Just time for a quick post today. I just unloaded the kiln, and was pleasantly surprised by this Shino experiment. I’d had zero luck getting fire color in my shinos using a gas kiln, so I packed it in a saggar with charcoal and rice husks. What a difference. The glaze is very simple:
7 Neph Sye
3 Korean Kaolin
Decided to try something new regarding construction of hanaire (flower vases).
Normally do the coil and paddle which makes light, soft looking ware. Saw some of the old Ko-Iga work and have tried to reproduce w/coil and paddle, but it just doesn’t have the dramatic feel of the Iga ware.
So, I decided to try throwing thickly on the wheel in parts, and assembling, which is actually something I saw demonstrated in a magazine recently by a contemporary Iga potter. I always thought from the pictures that the Iga ware looked really heavy. I also thought that it must not really be so, just appearing that way. I couldn’t have been more wrong. When you make these vases from thrown parts or slabs, what you end up with is a serious chunk of clay, really heavy. In retrospect, it stands to reason, since the Iga ware is fired at high temp for many days, if the ware was thin and light, it would collapse during firing. It needs to be heavy just to survive the kiln.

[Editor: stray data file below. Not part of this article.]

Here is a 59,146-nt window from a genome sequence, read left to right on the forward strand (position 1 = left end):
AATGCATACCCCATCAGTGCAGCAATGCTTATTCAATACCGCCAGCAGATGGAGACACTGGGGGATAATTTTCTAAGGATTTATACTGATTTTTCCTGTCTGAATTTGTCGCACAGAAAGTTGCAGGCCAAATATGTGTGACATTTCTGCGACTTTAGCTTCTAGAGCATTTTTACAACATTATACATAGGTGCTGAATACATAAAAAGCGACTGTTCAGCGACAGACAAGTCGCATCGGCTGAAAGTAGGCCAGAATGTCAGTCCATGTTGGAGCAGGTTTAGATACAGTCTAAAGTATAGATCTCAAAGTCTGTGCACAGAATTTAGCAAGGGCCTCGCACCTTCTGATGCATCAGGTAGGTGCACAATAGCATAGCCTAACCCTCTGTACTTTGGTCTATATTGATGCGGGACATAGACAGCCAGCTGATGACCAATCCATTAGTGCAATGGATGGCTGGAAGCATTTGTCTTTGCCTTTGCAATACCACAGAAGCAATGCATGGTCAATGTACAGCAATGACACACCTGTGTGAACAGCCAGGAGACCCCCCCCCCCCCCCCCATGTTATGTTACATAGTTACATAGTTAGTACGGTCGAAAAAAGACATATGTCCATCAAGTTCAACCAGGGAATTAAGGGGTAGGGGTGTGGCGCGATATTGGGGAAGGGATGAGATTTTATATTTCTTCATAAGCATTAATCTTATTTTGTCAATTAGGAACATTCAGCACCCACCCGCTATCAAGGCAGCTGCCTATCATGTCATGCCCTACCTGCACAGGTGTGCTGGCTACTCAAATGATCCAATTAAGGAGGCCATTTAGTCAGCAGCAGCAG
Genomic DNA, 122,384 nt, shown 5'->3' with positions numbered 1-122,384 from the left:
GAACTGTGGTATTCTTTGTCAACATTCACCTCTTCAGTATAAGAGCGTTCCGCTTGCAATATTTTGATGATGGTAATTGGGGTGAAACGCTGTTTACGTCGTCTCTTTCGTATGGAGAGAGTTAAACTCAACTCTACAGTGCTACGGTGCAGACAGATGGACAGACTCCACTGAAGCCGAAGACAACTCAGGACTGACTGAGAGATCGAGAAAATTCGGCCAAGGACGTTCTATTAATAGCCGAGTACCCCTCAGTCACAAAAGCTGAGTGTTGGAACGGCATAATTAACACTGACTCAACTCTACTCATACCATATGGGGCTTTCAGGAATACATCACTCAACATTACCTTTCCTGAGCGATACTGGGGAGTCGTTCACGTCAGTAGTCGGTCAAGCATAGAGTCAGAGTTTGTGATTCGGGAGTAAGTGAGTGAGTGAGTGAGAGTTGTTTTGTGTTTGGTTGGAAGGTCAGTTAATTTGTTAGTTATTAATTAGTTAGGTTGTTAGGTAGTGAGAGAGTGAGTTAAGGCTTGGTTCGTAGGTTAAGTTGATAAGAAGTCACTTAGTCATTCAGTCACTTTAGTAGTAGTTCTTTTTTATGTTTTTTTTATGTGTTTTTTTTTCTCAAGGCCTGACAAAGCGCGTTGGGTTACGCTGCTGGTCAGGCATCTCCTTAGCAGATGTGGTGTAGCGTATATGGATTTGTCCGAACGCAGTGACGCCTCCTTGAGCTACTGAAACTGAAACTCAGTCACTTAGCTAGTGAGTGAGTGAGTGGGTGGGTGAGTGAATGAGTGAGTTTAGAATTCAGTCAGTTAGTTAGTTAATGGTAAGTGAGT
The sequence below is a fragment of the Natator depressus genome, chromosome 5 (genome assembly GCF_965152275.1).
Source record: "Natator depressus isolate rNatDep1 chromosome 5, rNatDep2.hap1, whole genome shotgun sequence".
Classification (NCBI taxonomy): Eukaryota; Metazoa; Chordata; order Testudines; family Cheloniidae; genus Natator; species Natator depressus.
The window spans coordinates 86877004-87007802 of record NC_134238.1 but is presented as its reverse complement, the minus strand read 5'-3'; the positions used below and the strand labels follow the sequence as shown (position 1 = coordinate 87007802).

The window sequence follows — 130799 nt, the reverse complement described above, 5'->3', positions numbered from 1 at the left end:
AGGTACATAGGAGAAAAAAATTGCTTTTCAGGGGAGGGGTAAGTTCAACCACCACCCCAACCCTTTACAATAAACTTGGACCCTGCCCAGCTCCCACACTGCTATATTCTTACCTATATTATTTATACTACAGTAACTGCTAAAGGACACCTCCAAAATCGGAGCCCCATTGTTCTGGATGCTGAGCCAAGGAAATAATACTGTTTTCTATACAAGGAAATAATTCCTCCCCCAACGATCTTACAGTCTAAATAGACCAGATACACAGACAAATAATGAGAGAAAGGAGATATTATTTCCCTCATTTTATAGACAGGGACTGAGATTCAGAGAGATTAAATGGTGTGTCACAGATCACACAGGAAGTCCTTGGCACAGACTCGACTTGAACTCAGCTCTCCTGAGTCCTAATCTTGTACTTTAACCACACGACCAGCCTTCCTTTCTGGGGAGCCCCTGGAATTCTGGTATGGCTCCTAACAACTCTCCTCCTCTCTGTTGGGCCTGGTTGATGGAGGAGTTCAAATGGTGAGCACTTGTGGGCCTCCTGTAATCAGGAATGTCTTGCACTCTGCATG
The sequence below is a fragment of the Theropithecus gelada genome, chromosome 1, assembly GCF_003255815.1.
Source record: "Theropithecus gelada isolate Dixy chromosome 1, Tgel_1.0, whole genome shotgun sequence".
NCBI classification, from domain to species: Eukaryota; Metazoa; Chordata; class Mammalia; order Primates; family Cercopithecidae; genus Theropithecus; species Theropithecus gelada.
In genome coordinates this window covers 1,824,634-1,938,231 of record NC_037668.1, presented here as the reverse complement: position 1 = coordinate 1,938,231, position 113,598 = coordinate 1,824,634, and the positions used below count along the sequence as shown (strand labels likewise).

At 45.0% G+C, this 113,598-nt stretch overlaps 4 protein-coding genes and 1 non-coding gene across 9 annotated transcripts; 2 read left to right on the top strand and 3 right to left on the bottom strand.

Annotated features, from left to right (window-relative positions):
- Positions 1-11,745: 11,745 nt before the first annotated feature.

One advantage to the heaviness is that you can do flower arranging with heavier objects without having to fear that the vase will topple over.
Pictured below, bodies and mouthparts in foreground, bases in the background.
Here are the guinomi after trimming. With this clay, they are trimmed quite soft on a banding wheel to bring out the ‘flavor’ of the clay. Both guinomi forms were made the same way.
Anyone can do this type of construction, not difficult at all, doesn’t require fancy tools (you can do it easily enough on a banding wheel), and it can be used for stuff small to large. It also shows that pinch pots can be other than thick, heavy, and lumpy. I make tokkuri the same way, but just add a few coils at the end to form the neck. The chawan shown were made from a 400g ball to start. I’ll show the trimmed cups in the next post.
I compress the rim with a chamois, and give one light pull with no water, using my fingernails rather than fingertips (this step can be skipped if you’re using regular plastic clay). Oops, see last pic in previous post below for the rim compress step.
I shape the rim, then brush some water on the inside and outside, and quickly give a single pull to shape the cup. I use a gyubera on the inside for this step. That’s it, done. Cut off the wheel and trim.